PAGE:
I have an EP35-DS3R revision 2.1 with this problem. It has audio dropouts/glitches/pops roughly every 5 seconds in all applications. After reading this thread I checked with DPC Latency Checker and sure enough there are latency spikes of > 26000us every 5 to 6 seconds. Every now and then the spikes will stop for 30 seconds or so but start up again.

Like HoratioHB says there are currently only two versions of BIOS for this motherboard, so I reverted to F1. At first, no difference, but then I unplugged my external eSATA backup drive. THAT FIXED IT!!! Zero spikes above 1000us and the audio became smooth.

I was happy until I noticed that I was having issues with my DTV tuner card and memtest started reporting errors on modules I know are good. So thinking the latency error was purely eSATA/SATA/RAID/AHCI related and not BIOS, I switched back to the F2 BIOS. Well that fixed the memtest errors, but the latency issue returned. @#*!

I am using the (yellow) Intel SATA ports for 2 Seagate 320GB hard drives in a RAID 0 configuration, 1 DVD reader, 1 DVD RW, and one eSATA port. The RAID setting automatically turns on AHCI which I highly suspect to be the culprit. The moment I disconnected the eSATA cable from my external Seagate Free Agent Pro backup drive, the latency problem disappeared, using the older BIOS. So, at least in my case, something about SATA/AHCI is part of the problem. The other part is related to the BIOS. The older version worked better than the new, even on the EP35 where there are only two versions.

I hope this info helps someone zero in on the problem and find a solution. I'll try to figure out how to communicate this to Gigabyte as well.
April 15, 2008 7:29:57 AM

Well the gigabyte BIOS team actually sent me a beta BIOS (12n), which at first I was quite excited about. I asked them exactly what the problem was and how they fixed it, and I got a short reply "we just used the old code". Not exactly very descriptive, and they still haven't released it after about a month.

Maddog2k - that'd be great if you could press Gigabyte to fix this properly.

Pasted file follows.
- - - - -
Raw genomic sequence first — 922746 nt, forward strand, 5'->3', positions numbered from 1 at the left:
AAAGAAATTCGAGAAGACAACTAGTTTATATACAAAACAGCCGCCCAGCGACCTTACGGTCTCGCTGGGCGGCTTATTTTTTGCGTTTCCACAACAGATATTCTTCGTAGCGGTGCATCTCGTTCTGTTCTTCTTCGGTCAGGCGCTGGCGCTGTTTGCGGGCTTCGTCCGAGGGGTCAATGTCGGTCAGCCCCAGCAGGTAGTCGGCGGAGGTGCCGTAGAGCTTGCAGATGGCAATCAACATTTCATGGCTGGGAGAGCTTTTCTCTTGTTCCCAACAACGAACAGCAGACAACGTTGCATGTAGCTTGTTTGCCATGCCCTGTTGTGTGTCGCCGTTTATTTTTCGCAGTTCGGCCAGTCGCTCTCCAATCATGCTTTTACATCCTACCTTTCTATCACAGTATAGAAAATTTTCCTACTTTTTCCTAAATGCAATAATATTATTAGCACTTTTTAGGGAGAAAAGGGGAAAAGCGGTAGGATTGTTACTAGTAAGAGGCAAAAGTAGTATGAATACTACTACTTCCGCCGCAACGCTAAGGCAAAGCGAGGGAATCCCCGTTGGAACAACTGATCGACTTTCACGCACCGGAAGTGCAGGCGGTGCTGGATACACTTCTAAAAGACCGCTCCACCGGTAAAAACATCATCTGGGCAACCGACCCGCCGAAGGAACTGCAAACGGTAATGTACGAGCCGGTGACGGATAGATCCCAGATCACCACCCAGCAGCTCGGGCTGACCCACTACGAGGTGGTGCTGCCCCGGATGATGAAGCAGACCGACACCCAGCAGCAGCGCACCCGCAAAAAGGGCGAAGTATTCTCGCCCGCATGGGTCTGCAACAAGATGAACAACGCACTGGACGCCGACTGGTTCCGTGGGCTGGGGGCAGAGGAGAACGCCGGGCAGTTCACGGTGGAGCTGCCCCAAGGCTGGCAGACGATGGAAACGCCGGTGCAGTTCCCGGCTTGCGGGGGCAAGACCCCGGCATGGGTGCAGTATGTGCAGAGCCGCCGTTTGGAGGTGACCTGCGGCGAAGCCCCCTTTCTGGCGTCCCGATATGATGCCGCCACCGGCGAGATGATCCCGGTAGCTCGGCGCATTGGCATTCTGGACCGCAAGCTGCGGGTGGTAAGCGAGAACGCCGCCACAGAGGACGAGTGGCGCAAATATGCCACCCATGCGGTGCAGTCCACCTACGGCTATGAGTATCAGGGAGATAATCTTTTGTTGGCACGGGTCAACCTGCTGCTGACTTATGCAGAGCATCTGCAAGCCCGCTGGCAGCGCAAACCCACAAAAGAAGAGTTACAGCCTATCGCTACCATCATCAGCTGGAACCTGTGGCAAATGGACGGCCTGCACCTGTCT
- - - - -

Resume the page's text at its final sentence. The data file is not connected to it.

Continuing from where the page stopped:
April 15, 2008 1:26:58 PM

I just got a rev. 2.1 of this same mobo - it shipped w/ F2 - there's F3 on their web site, but they say it's a beta. I haven't done my XP reinstall yet, so no data from me, but I'll keep watching this thread as I've got pretty sensitive ears.

related(?) note - I built an older system w/ an old gigabyte mobo that did the same thing if you used a digital speaker output, the analog one worked tons better, so if you're using the coaxial output to feed a speaker system that takes analog or digital, try switching to analog.
April 16, 2008 2:10:35 AM

Another Gigabyte P35-DS4 revision 2.1 user with the IDENTICAL problem.

DPC latency monitor shows the same off-beat, 'staircase' type pattern:-



The mobo is paired up with a Q9450 2.66GHz CPU, which, because it's a new Yorkfield chip with 1333MHz FSB, cannot use BIOS revisions earlier than F9.

Full system specs:
* Intel Q9450 2.66GHz CPU
* Gigabyte GA-P35-DS4 revision 2.1
* 2 x 1GB Corsair DDR2 PC6400 CAS4
* 512MB MSI nVidia-based NX8800GT Zilent graphics
* 2x500GB WD Caviar RE2 SATA-II drives
* Samsung SH-203P DVD-/+ Rewriter
* Mitsumi FDD with multi card reader.
* Corsair 520W HX PSU
* Windows XP + SP2.

I've put mine through the mill. That same pattern is there right after a clean Windows XP install (absolutely nothing else installed), and remains like that at any time onwards (after all chipset/graphics/LAN/audio etc drivers are installed, and after any of the usual XP tweaks are carried out).

Oddly, if I start the DPC monitor ASAP after the Windows desktop has booted up, the latencies are nice and low for a good few seconds before the spikage starts (as shown in the following screengrab), which may be important (before a certain Service is loaded/executed at startup)?

However, I've already disabled every non-critical Service, and disabled every non-critical device from Device Manager (including the usual ethernet/LAN, DVD-RW, onboard audio etc.) to no avail. Have even gone as far as completely disabling USB and firewire, and using a PS/2 mouse and keyboard. Also disabled System.ini and Win.ini from Windows startup.

Already contacted Gigabyte today (waiting for a response). The motherboard is still currently within its short 7-day RMA period too, so I've gotta move quick.
April 16, 2008 4:11:29 AM

Timo79,

I'd be VERY happy with the results you are getting. You should have smooth audio with that.